Many, many years ago, in a mythical time known as 1998, I sat at the family computer, typing up a story. I was drawing inspiration from my new passion of the moment: R.L. Stein‘s Fear Street books. Okay, I was ripping off a Fear Street book…Switched, to be precise. Our computer was located in the family living room because we hadn’t had internet access very long, and my mom had just seen The Net and was super vigilant about my internet and computer usage. I’m typing away, and Mom comes up behind me and starts to read over my shoulder about my main character whose mother is deceased and whose lawyer father was super strict. (Think Clueless. I had no original ideas.) My mom was offended. She’s not dead!
This was the first time I realized that just because I’m writing short stories, not everybody realizes that I’m writing fiction. When I started writing my Huntington-based zombie apocalypse novel for NaNoWriMo (National Novel Writing Month) in November 2012, I was shocked by the number of friends that asked if they were in it. “It’s FICTION!” I wanted to scream. It’s a common misconception though, I think. I mean, ideas have to come from somewhere, right? At least that how I imagine the other side of that argument would go.
On the other side of the coin, I have encountered many works that claim to be “based on” or “inspired by” a true story. Generally, when something is based on a true story, most of the details are accurate. For instance, most of the story in We Are Marshall is true. There was a plane crash in 1971 that killed a large number of the team and staff of the Marshall University football team. Jack Lengyel was hired on as the new coach. The team faced extreme challenges. Now, that whole bit about the grieving father and the fiancee waitress…that part’s all Hollywood, but most of the movie’s story-line is correct.
“Inspired by” a true story can be very different. The 2008 movie The Strangers claimed to be “inspired by true events.” I personally thought the movie was incredibly boring and could have gone by the alternative title of “Liv Tyler Crawls Around While A Guy in a Mask Stands Behind Her Menacingly.” I guess that’s a bit of a mouthful. I was discussing the film with a friend, and she said “But it’s inspired by a true story! Doesn’t that make it so much spookier?!” Okay folks, here is the “true story” behind The Strangers: The Cabin 28 (aka Keddie) Murders. Four people were found murdered in a cabin they were renting, and the case has never been solved. Like not even a little bit. It appeared to possibly be a home invasion, but even that is speculation. That’s the whole premise. The Strangers’ director also stated that some of the inspiration came from his childhood when a stranger came to his home asking for someone. Later, he found out that empty homes in the neighborhood had been robbed.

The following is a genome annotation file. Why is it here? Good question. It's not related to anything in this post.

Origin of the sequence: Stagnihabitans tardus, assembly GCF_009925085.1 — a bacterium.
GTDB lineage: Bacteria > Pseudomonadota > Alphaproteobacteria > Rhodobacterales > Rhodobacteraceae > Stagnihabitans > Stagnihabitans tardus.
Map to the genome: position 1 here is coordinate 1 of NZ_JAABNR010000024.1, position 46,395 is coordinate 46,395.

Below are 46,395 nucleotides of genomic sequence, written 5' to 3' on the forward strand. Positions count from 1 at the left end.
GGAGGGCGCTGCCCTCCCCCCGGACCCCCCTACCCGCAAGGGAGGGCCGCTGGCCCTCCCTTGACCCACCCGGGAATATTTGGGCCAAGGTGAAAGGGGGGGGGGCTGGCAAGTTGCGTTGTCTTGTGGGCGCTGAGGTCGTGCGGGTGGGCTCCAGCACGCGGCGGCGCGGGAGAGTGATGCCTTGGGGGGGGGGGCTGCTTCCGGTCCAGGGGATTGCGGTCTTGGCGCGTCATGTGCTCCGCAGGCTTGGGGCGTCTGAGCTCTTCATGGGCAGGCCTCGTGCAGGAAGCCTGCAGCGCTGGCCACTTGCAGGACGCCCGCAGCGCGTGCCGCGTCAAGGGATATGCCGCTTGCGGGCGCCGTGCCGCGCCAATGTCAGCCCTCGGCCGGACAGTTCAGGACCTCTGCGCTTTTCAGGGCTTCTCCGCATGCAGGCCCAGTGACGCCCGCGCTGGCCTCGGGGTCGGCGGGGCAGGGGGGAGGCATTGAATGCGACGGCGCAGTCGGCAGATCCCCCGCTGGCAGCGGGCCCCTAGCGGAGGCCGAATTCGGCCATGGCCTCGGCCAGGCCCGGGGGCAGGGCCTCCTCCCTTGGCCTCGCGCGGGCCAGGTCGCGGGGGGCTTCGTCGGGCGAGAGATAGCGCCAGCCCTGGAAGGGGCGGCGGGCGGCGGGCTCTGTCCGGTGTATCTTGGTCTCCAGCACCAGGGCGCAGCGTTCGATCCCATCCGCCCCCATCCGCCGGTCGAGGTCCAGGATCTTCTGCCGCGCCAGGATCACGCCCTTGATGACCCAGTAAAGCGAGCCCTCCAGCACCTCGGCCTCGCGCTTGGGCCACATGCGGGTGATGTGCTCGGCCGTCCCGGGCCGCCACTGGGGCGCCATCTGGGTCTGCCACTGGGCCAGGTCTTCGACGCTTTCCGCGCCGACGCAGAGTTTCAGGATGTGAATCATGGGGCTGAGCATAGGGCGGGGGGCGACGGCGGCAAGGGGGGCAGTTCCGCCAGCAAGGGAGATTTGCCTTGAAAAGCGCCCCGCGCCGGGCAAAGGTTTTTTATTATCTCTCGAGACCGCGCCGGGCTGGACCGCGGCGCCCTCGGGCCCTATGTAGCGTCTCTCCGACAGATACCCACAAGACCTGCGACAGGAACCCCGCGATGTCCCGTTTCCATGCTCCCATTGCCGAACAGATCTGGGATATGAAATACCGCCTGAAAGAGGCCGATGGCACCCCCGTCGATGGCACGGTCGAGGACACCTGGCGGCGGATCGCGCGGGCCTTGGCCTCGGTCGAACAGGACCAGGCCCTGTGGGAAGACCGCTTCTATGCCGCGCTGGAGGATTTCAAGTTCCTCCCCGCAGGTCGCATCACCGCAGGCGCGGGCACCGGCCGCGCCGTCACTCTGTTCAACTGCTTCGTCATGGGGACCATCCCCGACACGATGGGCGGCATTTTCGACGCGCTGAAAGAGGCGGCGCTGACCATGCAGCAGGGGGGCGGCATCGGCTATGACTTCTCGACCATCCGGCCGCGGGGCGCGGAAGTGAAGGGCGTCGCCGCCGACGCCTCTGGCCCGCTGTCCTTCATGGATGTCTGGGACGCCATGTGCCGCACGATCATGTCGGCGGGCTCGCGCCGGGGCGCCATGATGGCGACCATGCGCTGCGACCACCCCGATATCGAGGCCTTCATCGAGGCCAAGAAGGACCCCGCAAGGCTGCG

I want to argue that if The Strangers can be called “inspired by true events” based on those grounds, than just about everything I write can be “Inspired by a true story.” But what exactly am I getting at? Today’s micro-flash fiction story was inspired by true events. Those events are as follows: I was in a sales meeting once. I found it aggravating. I had a thirty-three word micro-flash fiction prompt for that night’s Wicked Wordsmiths of the West meeting that I hadn’t written yet, and suddenly I knew what I wanted to write about. I proceeded to jazz it up and turn it into something completely fictional.
But what does my mom and the Fear Street rip off have to do with this? I have held this story back until now because I was afraid that my employer would read the blog and not understand that it’s simply fiction. That’s all it is. FICTION. I have since started a new job, and I feel pretty confident that I have written a large introduction to reinforce that THIS IS FICTION. THIS DID NOT REMOTELY HAPPEN OR ALMOST HAPPEN. All characters appearing in this work are fictitious. Any resemblance to real persons, living or dead, is purely coincidental.
The Sales Production Meeting
“Just two sales. Could you do that this week?” her manager asked.
She felt her jaw clench as her restraint fell away. She jammed the scissors deep into her manager’s neck.